The Nizkor Project: Remembering the Holocaust (Shoah)
Nuremberg, war crimes, crimes against humanity

The Trial of German Major War Criminals

Sitting at Nuremberg, Germany
29th July to 8th August 1946

One Hundred and Ninety-Seventh Day: Wednesday, 7th August, 1946
(Part 8 of 10)

[Page 373]


Q. Witness, I shall once again have the document shown to you.

(Witness was handed document.)

Was the SD responsible for dealing with this letter?

[Guenther Reinecke] A. That question must be answered with no. It is apparent from its heading that the letter is addressed to the Security Police and SD at Strasbourg. As to the SD, that is a misleading description, as it is merely a usual form of speech which has no connection with the organization of the SD, and it results from the chief of the RSHA calling himself "Chief of Security Police and the SD."

DR. GAWLIK: I have no further questions.


Q. Witness, I want to ask you a few questions about the investigation of the camps. You said your investigation began in 1943. What time in the year 1943 did your investigation begin of the concentration camps?

[Page 374]

A. Your Lordship, that was during the second half of 1943, as far as I can recollect, either in June or July.

Q. It lasted for a little under two years until the end of the war, I suppose.

A. Yes.

Q. How many camps did you investigate?

A. It began in Buchenwald camp and thereafter investigating commissions were sent to every camp which had attracted suspicion.

Q. Witness, listen very carefully and answer the questions. All I asked you was how many camps did you investigate?

A. The total investigations were carried out in seven to ten camps, but I cannot give you the exact figure at the moment. It varied from one time to another.

Q. You mean seven to ten in all, altogether seven to ten?

A. Yes, that is what I meant.

Q. Did that include labour training camps also?

A. By the seven to ten camps I mean the "Stammlager" (parent camps), that is the concentration camps themselves, and from there the investigation spread from the parent camp where the commission was stationed to the labour camp.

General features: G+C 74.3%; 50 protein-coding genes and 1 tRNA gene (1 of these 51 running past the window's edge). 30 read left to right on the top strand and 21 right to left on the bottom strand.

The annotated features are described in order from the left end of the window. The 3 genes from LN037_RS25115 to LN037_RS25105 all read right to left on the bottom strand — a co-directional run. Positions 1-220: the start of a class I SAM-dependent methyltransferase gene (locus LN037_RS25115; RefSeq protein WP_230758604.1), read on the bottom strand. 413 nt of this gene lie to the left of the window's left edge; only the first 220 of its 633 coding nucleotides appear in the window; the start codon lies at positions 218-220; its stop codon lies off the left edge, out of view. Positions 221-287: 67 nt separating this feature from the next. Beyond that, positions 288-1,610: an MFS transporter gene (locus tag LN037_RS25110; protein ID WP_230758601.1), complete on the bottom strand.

Q. And that included Auschwitz and Dachau?

A. In both these concentration camps there were investigation commissions.

Q. And Treblinka?

A. Not in Treblinka, your Lordship.

Q. Did you investigate any camps outside Germany?

A. Yes, for instance, we had a commission in the concentration camp of Herzogenbosch in Holland and there proceedings were instituted against a camp commandant, which ended in a long term of imprisonment.

Q. How many investigators were you using at any one time?

A. The total of investigating officials may have varied from thirty to fifty people, the majority of whom were not taken from the legal system but were experts from the RSHA and from the Criminal Police Department.

Q. Now, how many cases did you recommend for court action?

A. Proceedings which ended with a sentence amounted to two hundred up to the end of the war, that is to say, two hundred sentences were passed which were actually carried out.

Q. Again I did not ask you that, witness; I said, how many cases did you recommend for action. You made recommendations, did you not?

A. Altogether 800 cases, 800 proceedings were brought about through the investigations.

Q. Where did you send your reports? Did you send them directly to the Courts?

A. When the investigation was completed and when the case was ready for prosecution, the reports from the investigating commissions went, together with the judge's order to prosecute, to the Court itself, which would then hold the actual trial and pronounce sentence.

Q. And where did copies of the reports go? Did a copy go to the Minister of the Interior?

A. No, that I consider out of the question.

Q. You mean the Minister of the Interior was not concerned with any of this?

A. We are here concerned with criminal proceedings against members of the SS which, therefore, came under the penal jurisdiction of the SS and, as far as that is concerned, the Ministry of the Interior was not involved.

Q. You mean you were only investigating cases that involved the SS?

A. All cases were investigated which concerned the camps and these cases referred to SS members and also police members, that is to say, members of the Security Police, and they, for the purpose of being tried, were brought before the Courts.

[Page 375]